Monday, 29 August 2016

It's all coming up - Babies

Why do buses all come along at once?

I'm not sure this is a particularly useful question, but in terms of life events, I've certainly hit a 'certain' age: by which I mean that while I'm not yet that woman of that age (whatever age that actually is), I am a woman of child-bearing years, and since our social circles are formed of those of an age with us, I now find myself regularly encountering people wearing slightly larger, more empire-line outfits, quietly taking half-days off to attend doctors' appointments, and finally declaring the start date of their maternity leave.

Unsurprisingly, I've also now gathered around me a small selection of favoured baby knits - simple patterns for effective garments in little sizes, which I can rustle up according to the preferences of the parents. I'm even considering taking this a step further, and beginning a full-on baby trousseau - not for me, but so that I am always ready for a surprise announcement. While I decide whether that smacks a little too much of madness, I'll share my favourites, in case you find yourself in a similar predicament.

For the classic baby set

Stephanie Purl-McPhee's Nouveau-ne comes in one size - newborn; but should that be viable for your climate and the time of birth of the baby concerned, it is an excellent pattern. It includes hat, cardigan, and bootees, all of which share the same classic lines and striking unisex pattern.

It hadn't previously occurred to me to look for a set, but I've knit the bootees and cardigan once already in a pastel green, and am planning a second (white) set for a particularly traditional family.

For an interesting and versatile knit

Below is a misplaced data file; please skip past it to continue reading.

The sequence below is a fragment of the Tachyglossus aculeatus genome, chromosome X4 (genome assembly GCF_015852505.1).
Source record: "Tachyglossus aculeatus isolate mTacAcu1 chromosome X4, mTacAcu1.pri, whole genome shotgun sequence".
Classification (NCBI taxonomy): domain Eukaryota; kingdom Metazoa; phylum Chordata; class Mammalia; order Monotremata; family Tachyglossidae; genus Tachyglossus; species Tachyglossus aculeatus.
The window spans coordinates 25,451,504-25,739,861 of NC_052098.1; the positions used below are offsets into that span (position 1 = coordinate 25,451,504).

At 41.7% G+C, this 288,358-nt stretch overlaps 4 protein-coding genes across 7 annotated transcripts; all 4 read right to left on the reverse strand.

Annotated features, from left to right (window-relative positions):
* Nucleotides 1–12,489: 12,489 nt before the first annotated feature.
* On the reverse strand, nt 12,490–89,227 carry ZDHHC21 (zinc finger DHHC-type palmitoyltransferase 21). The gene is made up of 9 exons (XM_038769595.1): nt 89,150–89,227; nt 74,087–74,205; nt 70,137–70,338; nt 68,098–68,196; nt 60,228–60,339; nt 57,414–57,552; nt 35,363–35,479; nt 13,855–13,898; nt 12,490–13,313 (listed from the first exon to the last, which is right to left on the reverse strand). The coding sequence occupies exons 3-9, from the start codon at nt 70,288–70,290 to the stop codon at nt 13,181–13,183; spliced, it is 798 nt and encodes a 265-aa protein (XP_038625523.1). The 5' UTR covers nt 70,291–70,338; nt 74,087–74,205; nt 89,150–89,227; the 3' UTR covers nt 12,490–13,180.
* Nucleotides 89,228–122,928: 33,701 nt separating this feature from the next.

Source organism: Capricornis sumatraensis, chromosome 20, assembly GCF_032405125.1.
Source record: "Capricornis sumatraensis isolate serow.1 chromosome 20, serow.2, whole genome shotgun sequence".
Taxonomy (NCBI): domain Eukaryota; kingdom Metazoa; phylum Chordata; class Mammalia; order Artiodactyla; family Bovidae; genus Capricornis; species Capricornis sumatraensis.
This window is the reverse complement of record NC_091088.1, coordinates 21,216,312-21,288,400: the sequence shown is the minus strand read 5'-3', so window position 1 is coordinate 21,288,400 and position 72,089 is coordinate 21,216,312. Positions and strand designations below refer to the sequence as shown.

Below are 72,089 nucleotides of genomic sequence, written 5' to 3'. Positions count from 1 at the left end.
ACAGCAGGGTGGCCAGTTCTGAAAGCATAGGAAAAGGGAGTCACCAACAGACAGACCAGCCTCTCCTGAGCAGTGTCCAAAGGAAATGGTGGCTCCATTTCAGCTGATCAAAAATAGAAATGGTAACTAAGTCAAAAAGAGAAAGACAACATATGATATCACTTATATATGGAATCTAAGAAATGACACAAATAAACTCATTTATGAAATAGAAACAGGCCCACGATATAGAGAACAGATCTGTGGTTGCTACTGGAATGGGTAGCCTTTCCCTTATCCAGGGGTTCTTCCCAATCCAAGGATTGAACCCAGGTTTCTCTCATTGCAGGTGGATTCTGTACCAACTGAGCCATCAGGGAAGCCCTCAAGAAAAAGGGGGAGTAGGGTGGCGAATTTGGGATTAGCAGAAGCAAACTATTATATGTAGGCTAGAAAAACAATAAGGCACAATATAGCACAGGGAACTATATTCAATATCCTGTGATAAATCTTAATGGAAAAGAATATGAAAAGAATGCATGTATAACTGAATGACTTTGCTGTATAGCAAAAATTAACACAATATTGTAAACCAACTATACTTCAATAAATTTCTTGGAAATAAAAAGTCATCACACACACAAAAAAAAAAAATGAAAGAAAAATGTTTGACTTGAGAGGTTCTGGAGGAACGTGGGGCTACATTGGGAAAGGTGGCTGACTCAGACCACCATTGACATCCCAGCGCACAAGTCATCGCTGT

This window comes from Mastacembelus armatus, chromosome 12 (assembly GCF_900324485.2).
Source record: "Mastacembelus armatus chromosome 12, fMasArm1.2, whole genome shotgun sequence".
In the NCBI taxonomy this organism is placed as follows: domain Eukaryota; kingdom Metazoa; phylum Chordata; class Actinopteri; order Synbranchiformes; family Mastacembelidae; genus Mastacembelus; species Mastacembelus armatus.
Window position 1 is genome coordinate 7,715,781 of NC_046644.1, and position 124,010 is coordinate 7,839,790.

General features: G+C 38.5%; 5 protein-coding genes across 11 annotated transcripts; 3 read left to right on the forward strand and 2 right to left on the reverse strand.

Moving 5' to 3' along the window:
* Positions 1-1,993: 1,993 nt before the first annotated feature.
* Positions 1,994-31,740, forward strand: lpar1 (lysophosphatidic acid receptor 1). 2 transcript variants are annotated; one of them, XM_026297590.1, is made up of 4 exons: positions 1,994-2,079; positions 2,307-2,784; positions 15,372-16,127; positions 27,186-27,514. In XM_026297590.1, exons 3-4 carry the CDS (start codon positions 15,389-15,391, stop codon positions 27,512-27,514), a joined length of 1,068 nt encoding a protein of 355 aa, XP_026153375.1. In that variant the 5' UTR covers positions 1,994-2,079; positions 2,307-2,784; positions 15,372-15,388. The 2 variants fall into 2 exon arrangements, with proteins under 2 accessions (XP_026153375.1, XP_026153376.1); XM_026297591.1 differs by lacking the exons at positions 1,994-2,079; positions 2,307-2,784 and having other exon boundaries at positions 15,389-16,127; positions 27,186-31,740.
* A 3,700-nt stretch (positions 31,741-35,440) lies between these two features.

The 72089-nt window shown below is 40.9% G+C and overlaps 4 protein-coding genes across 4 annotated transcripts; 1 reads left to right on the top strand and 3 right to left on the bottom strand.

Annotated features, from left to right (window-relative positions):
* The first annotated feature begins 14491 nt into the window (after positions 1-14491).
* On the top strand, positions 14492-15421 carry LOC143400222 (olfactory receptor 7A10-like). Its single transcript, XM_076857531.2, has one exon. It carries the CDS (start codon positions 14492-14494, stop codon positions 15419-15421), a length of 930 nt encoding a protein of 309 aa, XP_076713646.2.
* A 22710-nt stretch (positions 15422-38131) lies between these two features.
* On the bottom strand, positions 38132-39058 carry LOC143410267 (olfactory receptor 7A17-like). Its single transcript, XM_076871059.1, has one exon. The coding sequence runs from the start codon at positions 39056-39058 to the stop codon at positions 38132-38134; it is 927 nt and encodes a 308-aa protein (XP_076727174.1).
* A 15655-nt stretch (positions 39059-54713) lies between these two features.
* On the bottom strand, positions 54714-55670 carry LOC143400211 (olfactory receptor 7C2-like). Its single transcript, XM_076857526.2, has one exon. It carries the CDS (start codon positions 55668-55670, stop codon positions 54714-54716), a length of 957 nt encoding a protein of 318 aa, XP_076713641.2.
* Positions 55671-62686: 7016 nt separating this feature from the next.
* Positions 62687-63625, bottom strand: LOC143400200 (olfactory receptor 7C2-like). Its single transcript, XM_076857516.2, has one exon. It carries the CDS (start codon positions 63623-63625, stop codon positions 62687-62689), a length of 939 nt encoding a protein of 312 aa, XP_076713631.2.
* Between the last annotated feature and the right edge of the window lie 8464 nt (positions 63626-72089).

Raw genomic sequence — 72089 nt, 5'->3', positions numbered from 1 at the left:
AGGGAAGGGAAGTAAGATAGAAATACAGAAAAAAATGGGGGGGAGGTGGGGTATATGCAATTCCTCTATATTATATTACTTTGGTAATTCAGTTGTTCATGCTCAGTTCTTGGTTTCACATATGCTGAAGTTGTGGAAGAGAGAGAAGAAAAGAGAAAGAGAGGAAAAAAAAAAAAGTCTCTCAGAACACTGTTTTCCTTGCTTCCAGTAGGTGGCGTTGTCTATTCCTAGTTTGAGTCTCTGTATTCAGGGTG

Ysolda Teague's Envelope Sweater is one of the first baby knits I knit. Knit first from cuff to cuff, and then from the yoke edge down, this will keep your interest throughout, and result in a cushy, warm, garter stitch hug for the baby lucky enough to receive it. It is one of very few patterns for this useful neckline, too, which makes it more unusual than you might expect.


 For a quick garter stitch solution

Stephanie Purl-McPhee's Cutest Baby Bootees are effectively made like tiny socks - which means that they are not only a quick knit for that friend you see all-too-rarely, and whose news reaches you only just in time to whip them up, but you can also make them in the most wonderful range of colours as a stash-busting project!

They also combine well with other garter stitch projects, for those times when bootees alone are not quite enough - I've made them from the same yarn as a Baby Surprise Jacket (wonderful pattern all of its own, of course) and found myself with a modern and stylish set; and held the yarn with another 4-ply/fingering weight for the Purl Soho Garter Hat for a top-to-toe gift.

For simple contemporary style

The range of patterns available from TinCanKnits for babies and children is simply brilliant, and they all reverberate with strong modern lines and contemporary style. My current go-to pattern (in progress) is a Flax - for a little boy due in October, and I think it's a perfectly simple and effective. A little of me really wants to make the i heart rainbows jumper, but I fear my colourwork is not yet good enough to pull it off, and it really needs to be done right.

And a final note for the seamstresses out there:

I've also been stitching for the little ones recently, and can definitely recommend Boutique Casuals for Boys and Girls by Sue Kim. I happened to pick up the issue of Sew Magazine that included this adorable little dress, and after a little wrangling with the pattern pieces (via download etc), and a little googling of details regarding sizing, spent a lovely couple of evenings sewing it up. I'm wondering if the next rabbit hole may not after all be building a trousseau of sewn items with matching knits... there's a lovely little cardigan in What to Knit - The Toddler Years that would look brilliant with one of these.

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